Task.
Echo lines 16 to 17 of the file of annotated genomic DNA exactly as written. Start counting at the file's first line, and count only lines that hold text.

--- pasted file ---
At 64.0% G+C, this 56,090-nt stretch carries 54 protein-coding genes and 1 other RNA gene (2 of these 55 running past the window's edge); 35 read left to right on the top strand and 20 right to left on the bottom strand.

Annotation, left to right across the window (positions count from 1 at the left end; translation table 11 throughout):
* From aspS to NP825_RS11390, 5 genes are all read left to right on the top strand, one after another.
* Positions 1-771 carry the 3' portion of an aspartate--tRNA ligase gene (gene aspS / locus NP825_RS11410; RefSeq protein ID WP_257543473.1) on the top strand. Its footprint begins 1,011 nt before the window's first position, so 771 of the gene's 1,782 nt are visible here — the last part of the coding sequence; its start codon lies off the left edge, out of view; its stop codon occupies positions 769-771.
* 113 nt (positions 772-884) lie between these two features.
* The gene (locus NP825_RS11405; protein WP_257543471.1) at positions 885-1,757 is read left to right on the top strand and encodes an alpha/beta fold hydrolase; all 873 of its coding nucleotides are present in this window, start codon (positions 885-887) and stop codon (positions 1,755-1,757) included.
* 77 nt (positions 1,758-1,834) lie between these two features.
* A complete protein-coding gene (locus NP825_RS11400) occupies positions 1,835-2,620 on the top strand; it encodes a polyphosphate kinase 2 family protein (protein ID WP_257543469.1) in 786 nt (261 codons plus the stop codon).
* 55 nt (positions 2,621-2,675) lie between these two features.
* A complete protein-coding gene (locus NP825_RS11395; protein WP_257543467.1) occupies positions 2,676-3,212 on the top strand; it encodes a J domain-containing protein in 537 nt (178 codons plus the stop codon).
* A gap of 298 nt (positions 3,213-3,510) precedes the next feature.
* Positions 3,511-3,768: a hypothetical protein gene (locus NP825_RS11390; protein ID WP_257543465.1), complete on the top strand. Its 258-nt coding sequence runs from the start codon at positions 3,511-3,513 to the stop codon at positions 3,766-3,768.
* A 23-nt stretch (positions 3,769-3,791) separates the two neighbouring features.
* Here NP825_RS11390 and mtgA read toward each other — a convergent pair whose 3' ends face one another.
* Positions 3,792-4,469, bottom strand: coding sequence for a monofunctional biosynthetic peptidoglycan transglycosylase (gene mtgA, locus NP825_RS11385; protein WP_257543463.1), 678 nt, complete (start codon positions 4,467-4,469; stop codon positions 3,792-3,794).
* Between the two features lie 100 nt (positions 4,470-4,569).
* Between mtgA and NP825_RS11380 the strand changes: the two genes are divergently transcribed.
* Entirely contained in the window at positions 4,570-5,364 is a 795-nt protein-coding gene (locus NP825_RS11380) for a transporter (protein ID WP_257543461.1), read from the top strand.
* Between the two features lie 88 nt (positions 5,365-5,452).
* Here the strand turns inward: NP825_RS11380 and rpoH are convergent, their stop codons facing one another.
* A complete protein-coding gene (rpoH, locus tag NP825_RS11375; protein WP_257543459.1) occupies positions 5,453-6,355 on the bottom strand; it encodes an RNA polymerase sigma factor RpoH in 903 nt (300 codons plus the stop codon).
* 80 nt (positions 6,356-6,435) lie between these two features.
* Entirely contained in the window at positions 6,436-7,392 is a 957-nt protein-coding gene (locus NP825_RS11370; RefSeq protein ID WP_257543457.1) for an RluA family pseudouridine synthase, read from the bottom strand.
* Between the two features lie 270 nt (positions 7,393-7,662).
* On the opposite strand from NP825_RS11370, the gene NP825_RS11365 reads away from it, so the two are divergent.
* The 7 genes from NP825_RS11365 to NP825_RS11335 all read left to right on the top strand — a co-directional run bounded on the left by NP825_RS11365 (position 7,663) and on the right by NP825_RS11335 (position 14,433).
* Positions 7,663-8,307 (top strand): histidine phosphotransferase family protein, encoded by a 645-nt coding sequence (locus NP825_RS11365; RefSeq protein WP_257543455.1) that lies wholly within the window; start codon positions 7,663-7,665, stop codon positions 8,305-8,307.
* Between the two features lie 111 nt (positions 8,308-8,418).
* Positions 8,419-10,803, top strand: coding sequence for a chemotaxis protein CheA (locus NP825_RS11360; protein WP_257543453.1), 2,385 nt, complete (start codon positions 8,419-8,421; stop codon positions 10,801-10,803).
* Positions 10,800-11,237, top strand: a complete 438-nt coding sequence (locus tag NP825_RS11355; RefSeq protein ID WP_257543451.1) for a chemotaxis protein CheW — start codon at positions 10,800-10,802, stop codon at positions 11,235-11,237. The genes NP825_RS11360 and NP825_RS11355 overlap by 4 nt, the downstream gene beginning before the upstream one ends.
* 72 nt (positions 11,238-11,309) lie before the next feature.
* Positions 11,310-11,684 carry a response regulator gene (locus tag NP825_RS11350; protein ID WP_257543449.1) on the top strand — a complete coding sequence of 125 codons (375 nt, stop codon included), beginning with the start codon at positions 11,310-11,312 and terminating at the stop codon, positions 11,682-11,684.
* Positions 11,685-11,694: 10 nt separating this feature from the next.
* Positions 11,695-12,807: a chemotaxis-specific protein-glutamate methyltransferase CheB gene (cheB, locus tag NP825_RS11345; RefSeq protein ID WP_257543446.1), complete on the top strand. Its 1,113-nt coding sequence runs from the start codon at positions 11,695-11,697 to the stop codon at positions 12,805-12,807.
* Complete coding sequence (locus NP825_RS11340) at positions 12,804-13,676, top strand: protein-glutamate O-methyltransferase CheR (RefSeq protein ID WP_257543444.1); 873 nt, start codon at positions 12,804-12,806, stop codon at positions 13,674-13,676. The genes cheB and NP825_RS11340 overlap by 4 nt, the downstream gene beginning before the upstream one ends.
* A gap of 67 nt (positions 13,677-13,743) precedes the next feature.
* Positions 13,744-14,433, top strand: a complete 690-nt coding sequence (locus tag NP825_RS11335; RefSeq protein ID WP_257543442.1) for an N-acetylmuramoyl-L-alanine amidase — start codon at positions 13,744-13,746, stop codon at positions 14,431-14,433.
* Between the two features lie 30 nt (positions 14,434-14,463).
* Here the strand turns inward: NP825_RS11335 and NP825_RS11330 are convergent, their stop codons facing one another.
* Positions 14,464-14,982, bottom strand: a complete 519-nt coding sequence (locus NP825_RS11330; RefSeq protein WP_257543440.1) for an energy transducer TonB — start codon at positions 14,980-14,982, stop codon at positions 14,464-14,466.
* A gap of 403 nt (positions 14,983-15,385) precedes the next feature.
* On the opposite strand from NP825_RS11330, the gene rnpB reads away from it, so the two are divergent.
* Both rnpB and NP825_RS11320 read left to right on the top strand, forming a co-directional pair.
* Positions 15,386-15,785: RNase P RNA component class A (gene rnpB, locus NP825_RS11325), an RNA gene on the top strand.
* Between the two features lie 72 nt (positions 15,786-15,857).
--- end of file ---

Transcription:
* Between the two features lie 100 nt (positions 4,470-4,569).
* Between mtgA and NP825_RS11380 the strand changes: the two genes are divergently transcribed.